How Europe's banks will raise more capital and how their governments will help plug large holes in banks' books will be the main focus of ministerial talks in Brussels this week.
Finance ministers gathering in Brussels today (12 July) will take a further look at bank rescue plans ahead of the publication of stress tests next week.
The EU's economy commissioner, Olli Rehn, believes beleaguered banks should be able to tap into the Union's 440bn euro bailout fund, which was set up after the euro zone had realised the severity of Greece's debt problems.
However, senior EU sources say the fund could not be implemented to rescue banks as it was designed to rescue governments.
Ministers will also try to forge a long-awaited compromise on new EU supervisory authorities and decide whether these will have the power to tell deviant financial companies what to do when a national regulator fails to do so (EURACTIV 07/0710).
Stress tests in three steps
The stress test results are due for publication on 22-23 July, according to EU sources, and will span a total of 91 banks or 65% of the European banking sector.
The list of tested banks was stretched from the original 25 major banks to include Germany's regional Landesbanken, Spain's cajas and other unlisted banks which have been earmarked by investors as possible recipes for disaster.
Sources from the EU's Council of Ministers say the tests will be published in three phases in one day.
First, the Committee of European Banking Supervisors (CEBS) will publish aggregate results of the tests, the source explained. Second, national supervisors will publish results for individual banks and third, governments will make statements on recapitalising banks "where necessary".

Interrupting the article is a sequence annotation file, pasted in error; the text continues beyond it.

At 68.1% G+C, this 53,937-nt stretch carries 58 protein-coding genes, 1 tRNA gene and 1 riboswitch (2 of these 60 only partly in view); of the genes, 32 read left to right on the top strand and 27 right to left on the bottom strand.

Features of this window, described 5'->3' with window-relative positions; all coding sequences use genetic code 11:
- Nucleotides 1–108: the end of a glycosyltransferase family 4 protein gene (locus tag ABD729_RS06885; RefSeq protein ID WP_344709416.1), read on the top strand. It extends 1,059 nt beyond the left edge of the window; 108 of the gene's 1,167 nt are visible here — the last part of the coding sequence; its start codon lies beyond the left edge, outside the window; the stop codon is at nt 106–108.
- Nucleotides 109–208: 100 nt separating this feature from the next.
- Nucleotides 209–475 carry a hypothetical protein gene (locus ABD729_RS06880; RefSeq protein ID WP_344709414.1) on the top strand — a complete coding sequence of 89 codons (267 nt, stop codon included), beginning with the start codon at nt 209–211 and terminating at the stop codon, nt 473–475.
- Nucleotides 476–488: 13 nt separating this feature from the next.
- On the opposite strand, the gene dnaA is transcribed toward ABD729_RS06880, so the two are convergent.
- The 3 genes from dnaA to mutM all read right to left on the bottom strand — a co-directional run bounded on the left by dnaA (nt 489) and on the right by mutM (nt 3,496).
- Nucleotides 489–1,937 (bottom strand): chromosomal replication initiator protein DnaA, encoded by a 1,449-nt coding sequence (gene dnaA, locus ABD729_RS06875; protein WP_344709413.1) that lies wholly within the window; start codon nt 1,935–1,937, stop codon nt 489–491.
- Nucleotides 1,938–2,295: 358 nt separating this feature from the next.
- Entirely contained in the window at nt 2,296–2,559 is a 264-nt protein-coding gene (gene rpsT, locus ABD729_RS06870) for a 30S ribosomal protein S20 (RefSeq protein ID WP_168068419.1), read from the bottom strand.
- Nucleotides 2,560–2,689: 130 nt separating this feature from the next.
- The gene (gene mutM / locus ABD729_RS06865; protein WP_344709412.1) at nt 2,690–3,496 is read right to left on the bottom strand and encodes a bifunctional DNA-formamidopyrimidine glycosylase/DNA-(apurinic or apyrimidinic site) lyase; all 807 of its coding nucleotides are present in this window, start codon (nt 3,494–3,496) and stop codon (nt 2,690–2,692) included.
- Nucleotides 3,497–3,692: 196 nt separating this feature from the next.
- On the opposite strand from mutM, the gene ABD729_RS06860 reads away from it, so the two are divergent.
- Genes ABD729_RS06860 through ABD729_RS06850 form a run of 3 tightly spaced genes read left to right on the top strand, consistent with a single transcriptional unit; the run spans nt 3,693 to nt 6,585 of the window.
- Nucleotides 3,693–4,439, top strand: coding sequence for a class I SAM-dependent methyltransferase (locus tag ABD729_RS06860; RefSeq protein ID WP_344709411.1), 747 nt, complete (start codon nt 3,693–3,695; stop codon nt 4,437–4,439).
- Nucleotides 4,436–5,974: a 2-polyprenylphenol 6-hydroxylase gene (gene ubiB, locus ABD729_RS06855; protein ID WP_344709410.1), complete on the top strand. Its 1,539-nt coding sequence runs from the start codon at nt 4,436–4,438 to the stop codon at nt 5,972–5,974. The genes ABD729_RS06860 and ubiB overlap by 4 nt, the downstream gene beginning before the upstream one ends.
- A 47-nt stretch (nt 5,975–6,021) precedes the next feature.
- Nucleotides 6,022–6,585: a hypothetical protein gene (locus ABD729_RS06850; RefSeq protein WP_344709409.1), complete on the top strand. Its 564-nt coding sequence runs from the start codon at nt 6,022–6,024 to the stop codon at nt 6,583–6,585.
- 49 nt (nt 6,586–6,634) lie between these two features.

What is at stake?
Ministers will also discuss "what is at stake with the publication of results and the co-ordination of communication strategies," according to a note circulated before the meeting.
Early estimates from Credit Suisse put the total recapitalisation costs of EU banks at 90 billion euros, with German Landesbanken and Spanish savings banks getting the largest share at 37 billion euros and 12 billion euros respectively.
Although methodologies have been far from transparent, the tests are expected to calculate banks' resilience against a 3% drop in GDP and against a markdown in sovereign debt, which would be a 16-17% drop in the case of Greek borrowing.
Tests not good enough
Critics argue that such a drop does not represent a default by Greece, a factor that they argue needs to be included for the tests to appear credible to market forces, which are are taking a Greek default seriously.
"We cannot rule out that Greece could go bankrupt before the end of this year and that it is increasingly likely that we are looking at a restructuring of debt for sovereign bond holders," argues financial analyst Kevin Newman (EURACTIV 02/07/10).
"Stress should be a worst-case scenario and this is not a worst-case scenario by any stretch of the imagination […] there's a very real possibility of debt restructuring having to take place for sovereign debt," said Andrew Lim, an analyst at Matrix.
"Short-term the market is positive over the fact that most of the banks should pass it. But longer term investors will come to the conclusion that the tests weren't tough enough," Lim added.
In addition, analysts argue that it is impossible to get a true picture of the likely losses if a country were to default on its debt because the European Central Bank has been buying sovereign debt to help prop up prices.
"There is not a whole lot of point doing these tests as the methodology and the transparency is not going to be robust," argues Newman.
"You only have to look at the amount of liquidity the ECB [European Central Bank] is giving banks to know that large swathes of the European banking sector are in danger of becoming insolvent," Newman added.